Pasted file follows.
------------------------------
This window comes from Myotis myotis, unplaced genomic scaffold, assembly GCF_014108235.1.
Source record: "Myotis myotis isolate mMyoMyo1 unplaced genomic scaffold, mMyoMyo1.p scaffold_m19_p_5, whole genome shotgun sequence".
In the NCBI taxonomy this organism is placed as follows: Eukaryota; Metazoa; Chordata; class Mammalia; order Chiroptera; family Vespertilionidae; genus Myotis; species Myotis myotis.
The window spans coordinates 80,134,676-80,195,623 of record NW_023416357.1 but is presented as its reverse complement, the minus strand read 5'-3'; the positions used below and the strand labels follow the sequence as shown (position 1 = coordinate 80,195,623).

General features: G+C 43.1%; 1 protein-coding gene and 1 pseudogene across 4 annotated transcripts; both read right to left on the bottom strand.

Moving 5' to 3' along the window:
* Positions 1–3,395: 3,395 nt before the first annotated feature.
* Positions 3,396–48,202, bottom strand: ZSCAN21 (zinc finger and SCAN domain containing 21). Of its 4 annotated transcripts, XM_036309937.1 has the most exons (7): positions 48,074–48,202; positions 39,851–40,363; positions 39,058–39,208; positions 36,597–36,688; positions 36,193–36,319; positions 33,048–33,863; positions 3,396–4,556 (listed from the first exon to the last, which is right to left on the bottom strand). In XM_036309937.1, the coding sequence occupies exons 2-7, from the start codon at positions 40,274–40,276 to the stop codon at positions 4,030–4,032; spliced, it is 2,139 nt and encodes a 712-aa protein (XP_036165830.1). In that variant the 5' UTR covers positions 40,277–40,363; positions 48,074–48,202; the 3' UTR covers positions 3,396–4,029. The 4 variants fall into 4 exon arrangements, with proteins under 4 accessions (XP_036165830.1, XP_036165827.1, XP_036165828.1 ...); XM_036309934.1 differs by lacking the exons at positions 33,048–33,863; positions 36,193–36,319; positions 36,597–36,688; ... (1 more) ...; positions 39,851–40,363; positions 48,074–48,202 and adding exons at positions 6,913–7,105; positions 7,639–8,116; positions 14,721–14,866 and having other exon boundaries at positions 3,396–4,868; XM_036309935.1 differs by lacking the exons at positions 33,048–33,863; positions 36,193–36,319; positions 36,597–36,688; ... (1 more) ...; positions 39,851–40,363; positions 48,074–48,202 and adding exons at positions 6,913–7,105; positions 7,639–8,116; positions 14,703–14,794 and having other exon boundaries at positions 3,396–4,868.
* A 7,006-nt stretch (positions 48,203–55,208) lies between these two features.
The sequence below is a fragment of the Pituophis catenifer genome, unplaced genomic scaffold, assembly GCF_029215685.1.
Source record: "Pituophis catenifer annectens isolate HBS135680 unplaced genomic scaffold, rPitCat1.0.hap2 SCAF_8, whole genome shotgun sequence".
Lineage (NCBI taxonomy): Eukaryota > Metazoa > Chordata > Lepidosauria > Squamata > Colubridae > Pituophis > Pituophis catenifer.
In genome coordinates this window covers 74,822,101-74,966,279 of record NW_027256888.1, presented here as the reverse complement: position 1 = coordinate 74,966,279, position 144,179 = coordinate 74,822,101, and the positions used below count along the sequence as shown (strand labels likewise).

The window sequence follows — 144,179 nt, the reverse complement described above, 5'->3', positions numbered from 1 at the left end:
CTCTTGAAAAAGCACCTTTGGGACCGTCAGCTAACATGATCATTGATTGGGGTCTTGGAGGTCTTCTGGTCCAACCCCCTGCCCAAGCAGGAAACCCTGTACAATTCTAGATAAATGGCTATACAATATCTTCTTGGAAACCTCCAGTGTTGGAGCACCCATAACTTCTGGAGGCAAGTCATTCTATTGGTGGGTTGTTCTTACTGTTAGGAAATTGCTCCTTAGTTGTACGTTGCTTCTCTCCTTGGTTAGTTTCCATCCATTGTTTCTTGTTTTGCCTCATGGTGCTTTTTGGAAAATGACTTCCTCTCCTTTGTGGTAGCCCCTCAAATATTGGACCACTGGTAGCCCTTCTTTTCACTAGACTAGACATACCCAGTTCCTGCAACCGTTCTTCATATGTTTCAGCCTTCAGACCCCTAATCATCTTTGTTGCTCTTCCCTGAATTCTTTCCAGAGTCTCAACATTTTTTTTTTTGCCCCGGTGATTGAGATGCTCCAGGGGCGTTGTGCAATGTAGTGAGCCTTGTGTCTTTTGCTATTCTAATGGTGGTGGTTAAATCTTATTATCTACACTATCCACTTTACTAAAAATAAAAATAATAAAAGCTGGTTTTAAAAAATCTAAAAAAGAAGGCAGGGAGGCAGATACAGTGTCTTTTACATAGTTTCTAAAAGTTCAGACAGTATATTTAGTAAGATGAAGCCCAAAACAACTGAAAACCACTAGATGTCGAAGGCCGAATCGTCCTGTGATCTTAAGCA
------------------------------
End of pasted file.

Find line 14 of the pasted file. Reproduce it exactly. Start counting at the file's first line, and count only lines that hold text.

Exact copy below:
The window sequence follows — 144,179 nt, the reverse complement described above, 5'->3', positions numbered from 1 at the left end: